Wednesday, January 28, 2015

Time to get your heads out of the ... maybe, sand, colleagues?

More and more people get referred to me by attorneys who don't want to "be blackballed" by the judiciary, and for that reason do not want to provide to their clients services that their clients need, like making a motion to recuse against a judge who the referring attorneys know is biased and needs to be disqualified.

When referring such clients you, dear colleagues, know that I was already sanctioned for making motions to recuse, and that an attorney can be severely sanctioned for stepping into a case only to recuse a judge.  But you don't care about me, do you?

When referring such clients, you tell them that you don't want to be blackballed by even making a motion to recuse (a completely legal thing to do, isn't it), but that I have nothing to lose in risking yet another sanction on behalf of your clients that you do not to serve properly.

You took an oath of office, same as I did.

You pledged to zealously protect interests of your clients and to uphold the laws and the Constitutions of the State of New York and of the United States of America, same as I did.

Yet, when it comes to actually practice what you preached when taking that oath of office, you refuse to do that because the supposedly honorable judges will retaliate against you for doing your job?

And rules of attorney discipline require you to report that judicial misconduct, but you never do, again because you are afraid?

And you call yourself members of an honorable profession?

And you know that the judge is retaliating against me for doing my job on behalf of my clients, including indigent and pro bono clients, and do nothing to step in because the bell is now tolling not for you?

You know, don't you, that such behavior is not exactly honorable?

Don't you think there may come a time for every attorney when he or she will have to do that moral choice and make that motion to recuse, maybe on your own behalf - and you will be in my position then?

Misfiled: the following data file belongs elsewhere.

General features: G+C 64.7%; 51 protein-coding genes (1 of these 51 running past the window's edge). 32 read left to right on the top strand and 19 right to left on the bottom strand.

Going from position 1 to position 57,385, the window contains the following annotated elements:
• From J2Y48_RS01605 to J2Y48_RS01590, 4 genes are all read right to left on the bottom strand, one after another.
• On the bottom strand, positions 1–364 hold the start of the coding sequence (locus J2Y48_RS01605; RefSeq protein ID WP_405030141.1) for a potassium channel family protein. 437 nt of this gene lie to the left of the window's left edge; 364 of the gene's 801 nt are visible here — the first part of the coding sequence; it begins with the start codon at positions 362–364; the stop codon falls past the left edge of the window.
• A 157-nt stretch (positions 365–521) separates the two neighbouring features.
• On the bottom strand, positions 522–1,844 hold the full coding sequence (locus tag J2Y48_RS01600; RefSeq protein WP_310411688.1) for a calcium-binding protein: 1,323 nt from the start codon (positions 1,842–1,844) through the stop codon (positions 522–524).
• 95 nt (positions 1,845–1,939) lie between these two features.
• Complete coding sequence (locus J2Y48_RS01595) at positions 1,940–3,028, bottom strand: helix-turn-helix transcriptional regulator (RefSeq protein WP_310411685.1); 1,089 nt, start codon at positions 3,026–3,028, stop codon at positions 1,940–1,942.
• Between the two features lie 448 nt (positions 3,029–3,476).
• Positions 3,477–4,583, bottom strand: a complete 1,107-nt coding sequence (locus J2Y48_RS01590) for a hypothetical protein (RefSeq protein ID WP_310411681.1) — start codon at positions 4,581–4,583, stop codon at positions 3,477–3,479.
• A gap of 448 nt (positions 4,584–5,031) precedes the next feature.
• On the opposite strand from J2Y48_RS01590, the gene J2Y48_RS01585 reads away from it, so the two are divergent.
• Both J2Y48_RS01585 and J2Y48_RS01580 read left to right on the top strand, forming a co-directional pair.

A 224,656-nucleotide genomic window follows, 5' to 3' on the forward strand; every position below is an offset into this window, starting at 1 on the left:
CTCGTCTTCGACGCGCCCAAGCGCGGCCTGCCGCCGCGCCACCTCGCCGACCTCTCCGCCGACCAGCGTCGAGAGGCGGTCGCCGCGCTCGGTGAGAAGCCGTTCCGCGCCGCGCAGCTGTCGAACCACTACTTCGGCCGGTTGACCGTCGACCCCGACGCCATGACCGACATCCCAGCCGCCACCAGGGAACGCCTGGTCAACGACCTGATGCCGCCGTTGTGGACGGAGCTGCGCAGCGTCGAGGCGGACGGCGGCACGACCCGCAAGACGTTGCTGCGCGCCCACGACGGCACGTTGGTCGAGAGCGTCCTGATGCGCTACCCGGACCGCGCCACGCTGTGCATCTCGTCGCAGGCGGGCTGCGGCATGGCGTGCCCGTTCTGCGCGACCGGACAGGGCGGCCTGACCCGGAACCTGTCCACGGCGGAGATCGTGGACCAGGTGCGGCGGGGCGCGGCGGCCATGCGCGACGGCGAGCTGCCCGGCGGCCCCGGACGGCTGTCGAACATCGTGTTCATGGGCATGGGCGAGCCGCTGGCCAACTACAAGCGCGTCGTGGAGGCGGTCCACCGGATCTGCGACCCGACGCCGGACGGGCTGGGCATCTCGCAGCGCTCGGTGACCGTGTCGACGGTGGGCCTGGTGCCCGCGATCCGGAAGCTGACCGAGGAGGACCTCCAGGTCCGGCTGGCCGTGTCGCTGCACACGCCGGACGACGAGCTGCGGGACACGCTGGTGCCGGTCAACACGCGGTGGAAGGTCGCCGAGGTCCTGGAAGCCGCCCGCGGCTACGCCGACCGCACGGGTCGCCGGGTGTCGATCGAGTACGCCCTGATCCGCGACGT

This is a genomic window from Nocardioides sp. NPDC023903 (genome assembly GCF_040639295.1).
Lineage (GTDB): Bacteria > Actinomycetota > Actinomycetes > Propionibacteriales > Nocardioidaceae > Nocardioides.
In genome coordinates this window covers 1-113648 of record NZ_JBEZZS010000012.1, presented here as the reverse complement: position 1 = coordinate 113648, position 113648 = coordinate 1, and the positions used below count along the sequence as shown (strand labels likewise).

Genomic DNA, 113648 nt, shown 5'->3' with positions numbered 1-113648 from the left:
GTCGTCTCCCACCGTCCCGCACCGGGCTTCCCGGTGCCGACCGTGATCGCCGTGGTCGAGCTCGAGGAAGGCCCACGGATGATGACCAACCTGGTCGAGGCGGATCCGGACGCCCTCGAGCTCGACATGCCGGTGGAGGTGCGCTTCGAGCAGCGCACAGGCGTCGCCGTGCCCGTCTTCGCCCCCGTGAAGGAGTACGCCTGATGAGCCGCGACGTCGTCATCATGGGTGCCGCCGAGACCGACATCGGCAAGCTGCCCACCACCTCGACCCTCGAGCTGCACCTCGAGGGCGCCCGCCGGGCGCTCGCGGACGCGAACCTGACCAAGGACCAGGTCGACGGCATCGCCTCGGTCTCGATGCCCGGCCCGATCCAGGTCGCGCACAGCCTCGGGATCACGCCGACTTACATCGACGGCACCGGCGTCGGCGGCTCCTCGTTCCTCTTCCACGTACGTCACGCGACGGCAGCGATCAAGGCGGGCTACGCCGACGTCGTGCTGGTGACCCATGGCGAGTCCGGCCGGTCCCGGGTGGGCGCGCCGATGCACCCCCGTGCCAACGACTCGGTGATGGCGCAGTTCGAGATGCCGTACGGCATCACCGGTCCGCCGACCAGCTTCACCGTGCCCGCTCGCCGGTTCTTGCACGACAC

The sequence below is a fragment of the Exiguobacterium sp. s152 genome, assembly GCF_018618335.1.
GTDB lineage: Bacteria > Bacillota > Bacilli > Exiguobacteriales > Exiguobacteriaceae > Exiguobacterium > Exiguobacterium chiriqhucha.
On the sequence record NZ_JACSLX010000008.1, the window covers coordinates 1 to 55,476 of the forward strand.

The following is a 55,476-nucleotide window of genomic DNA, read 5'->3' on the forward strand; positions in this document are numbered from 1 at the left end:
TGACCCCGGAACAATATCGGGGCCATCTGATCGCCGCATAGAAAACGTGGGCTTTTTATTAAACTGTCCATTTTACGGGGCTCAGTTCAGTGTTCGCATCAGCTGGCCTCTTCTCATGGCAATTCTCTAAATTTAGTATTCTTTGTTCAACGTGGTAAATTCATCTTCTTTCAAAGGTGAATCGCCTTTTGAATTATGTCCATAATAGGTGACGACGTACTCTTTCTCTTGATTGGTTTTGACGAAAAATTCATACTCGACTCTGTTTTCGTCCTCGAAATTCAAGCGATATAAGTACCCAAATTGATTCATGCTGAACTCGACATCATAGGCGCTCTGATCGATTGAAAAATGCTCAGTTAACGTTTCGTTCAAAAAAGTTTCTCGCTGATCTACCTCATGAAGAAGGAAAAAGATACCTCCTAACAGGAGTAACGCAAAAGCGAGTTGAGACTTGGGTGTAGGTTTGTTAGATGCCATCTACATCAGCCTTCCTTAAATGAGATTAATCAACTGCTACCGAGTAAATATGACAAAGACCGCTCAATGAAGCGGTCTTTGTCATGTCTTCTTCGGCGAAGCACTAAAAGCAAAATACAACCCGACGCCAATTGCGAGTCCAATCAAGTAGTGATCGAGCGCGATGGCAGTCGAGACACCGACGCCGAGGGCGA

Who will help you then?

You know, don't you, that everybody will be then sitting in the bushes afraid to speak in your defense, same as you are doing now with me?

Don't you think there would have to come a time to demand that the "rules of the game" be changed so that your oath can mean something real?

Don't you think there would have to come a time when people will start asking questions why this "honorable" legal profession is in fact so cowardly in failing to protect the public from judicial misconduct?

Don't you feel ashamed when you refer your clients, including paying clients, to me simply because you are cowards and do not have the guts to do your own job properly?

You should be.

But - of course, I cannot tell you how to live your lives.  If you want to live with your heads deeply in ... let's say, the sand ... it is your choice.  And a matter of your conscience.

But - don't you think it would be actually more prudent, in the long run, to get together, make and implement and plan to clean up the corrupt and dirty stables of our state and federal judiciaries instead of pretending you are part of the honorable profession while you are brown-nosing judges you know to be incompetent, biased and sometimes openly corrupt?

It is better to clean up a festering wound when you see it than to allow it to turn into a gangrene that will make the system beyond redemption.

Remember my words when this filth - who knows - starts affecting your own life, not just the lives of your clients who you refuse to protect despite your duty to do so.

Your conscience, your life, your oath of office, your choice.